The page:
Wednesday, January 12, 2011

USCIS Releases the Handbook for Employers January 5, 2011 edition

The USCIS has published a revision to the Form M-274 Handbook for Employers, the agency’s instructions for employment verification on Form I-9. We provide the M-274 in an Adobe PDF format on our Website, along with the latest version of Form I-9. The Handbook is an excellent source for the current version of the List A, B and C documents that employers must verify for all new hires and for reverification of existing employees whose authorization documents expire. This revised edition contains updated illustrations of authorization and identity documents and expanded instructions for verification and storage issues for Forms I-9, including the following situations:
• J-1 documentation of the Form DS-2019 accompanied by Form I-94 or Form I-94A, with a referral to the J-1 program designated officer when clarification is necessary.

• Permissible use of common abbreviations such as DL for driver’s license or SS for Social Security.

• Permanent Resident Cards with either an expiration date or no expiration date are List A documents that should not be reverified.

• If an employee presents an expired Permanent Resident Card along with a Form I-797, Notice of Action, that indicates that the card is valid for an ad¬ditional year, this combination is acceptable List C evidence of employment authorization for one year as indicated on Form I-797.At the end of the one-year period, you must reverify. 2011 Handbook at 9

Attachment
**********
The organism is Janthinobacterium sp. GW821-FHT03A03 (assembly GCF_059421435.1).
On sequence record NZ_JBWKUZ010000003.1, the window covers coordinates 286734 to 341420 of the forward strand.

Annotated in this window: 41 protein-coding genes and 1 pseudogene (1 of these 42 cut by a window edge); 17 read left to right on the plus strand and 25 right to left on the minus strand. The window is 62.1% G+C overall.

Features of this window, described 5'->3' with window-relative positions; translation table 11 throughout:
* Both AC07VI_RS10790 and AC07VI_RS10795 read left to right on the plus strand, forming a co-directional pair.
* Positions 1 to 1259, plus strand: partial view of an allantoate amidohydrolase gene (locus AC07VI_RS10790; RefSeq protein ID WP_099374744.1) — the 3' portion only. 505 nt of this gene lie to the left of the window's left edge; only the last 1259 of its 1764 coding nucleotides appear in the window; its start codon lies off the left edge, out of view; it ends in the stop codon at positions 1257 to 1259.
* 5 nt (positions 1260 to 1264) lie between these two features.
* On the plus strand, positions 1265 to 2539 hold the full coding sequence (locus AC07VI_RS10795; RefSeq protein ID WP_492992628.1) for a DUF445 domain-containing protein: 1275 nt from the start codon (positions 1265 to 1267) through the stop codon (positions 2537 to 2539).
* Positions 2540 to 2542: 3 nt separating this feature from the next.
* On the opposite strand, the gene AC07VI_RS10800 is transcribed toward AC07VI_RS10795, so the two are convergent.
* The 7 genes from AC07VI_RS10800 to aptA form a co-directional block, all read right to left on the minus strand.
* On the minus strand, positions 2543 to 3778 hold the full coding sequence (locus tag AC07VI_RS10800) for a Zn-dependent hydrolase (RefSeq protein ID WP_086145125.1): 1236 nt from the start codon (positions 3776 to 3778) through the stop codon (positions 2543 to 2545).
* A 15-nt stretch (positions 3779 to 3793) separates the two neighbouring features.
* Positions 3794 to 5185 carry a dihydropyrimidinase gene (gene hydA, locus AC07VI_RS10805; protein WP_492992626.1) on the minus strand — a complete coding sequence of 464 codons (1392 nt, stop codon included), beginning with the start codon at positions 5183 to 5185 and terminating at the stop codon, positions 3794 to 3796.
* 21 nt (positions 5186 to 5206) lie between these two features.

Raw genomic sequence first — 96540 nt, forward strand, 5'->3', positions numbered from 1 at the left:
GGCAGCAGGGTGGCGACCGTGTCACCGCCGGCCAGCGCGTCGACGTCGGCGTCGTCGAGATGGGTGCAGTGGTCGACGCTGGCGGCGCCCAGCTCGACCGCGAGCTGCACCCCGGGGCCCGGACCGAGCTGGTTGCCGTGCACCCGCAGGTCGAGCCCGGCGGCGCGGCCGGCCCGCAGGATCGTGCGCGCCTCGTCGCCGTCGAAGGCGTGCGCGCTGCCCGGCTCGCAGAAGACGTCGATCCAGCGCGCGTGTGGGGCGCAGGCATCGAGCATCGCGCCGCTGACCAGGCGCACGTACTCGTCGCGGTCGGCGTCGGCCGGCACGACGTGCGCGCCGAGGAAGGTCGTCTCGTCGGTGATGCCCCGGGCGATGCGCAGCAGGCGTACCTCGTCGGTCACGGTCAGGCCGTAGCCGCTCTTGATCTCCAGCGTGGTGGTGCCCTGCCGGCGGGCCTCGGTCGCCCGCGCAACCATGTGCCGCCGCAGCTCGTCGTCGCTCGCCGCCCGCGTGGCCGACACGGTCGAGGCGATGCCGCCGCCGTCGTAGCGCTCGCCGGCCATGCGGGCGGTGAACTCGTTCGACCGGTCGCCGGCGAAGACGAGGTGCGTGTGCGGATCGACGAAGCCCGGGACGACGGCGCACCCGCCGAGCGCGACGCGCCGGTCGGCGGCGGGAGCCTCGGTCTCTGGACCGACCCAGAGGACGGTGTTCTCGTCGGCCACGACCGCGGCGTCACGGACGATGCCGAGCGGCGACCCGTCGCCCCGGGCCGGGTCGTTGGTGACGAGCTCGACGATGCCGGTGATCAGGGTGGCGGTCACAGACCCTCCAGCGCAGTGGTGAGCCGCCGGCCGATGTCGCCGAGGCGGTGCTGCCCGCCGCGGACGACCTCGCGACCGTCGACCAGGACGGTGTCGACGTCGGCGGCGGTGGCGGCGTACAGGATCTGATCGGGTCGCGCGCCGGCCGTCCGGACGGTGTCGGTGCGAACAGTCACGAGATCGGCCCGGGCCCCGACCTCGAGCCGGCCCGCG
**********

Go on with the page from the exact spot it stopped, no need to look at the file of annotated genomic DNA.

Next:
• Refugees and Asylees are authorized to work because of their immigra¬tion status, a refugee or asylee should write “N/A” on the line calling for an expiration date. Id. at 10

• CAP-GAP F-1 students who seek to change to H-1B status may be eligible for a cap-gap extension of status and employ¬ment authorization through September 30 of the calen¬dar year for which the H-1B petition is being filed, but only if the H-1B status will begin on October 1. The term cap-gap refers to the period between the time a nonim¬migrant’s F-1 student status would ordinarily end and his or her H-1B status begins. Id. at 16

• The 240 Day Rule-The Handbook provides verification instructions for this common situation for nonimmigrant workers. While the peti¬tion is pending, your existing employee is authorized to continue to work for you, for up to the applicable time period—120 days to 240 days depending on the catego¬ry petitioned for—or until USCIS denies your petition, whichever comes first. Id. At 18.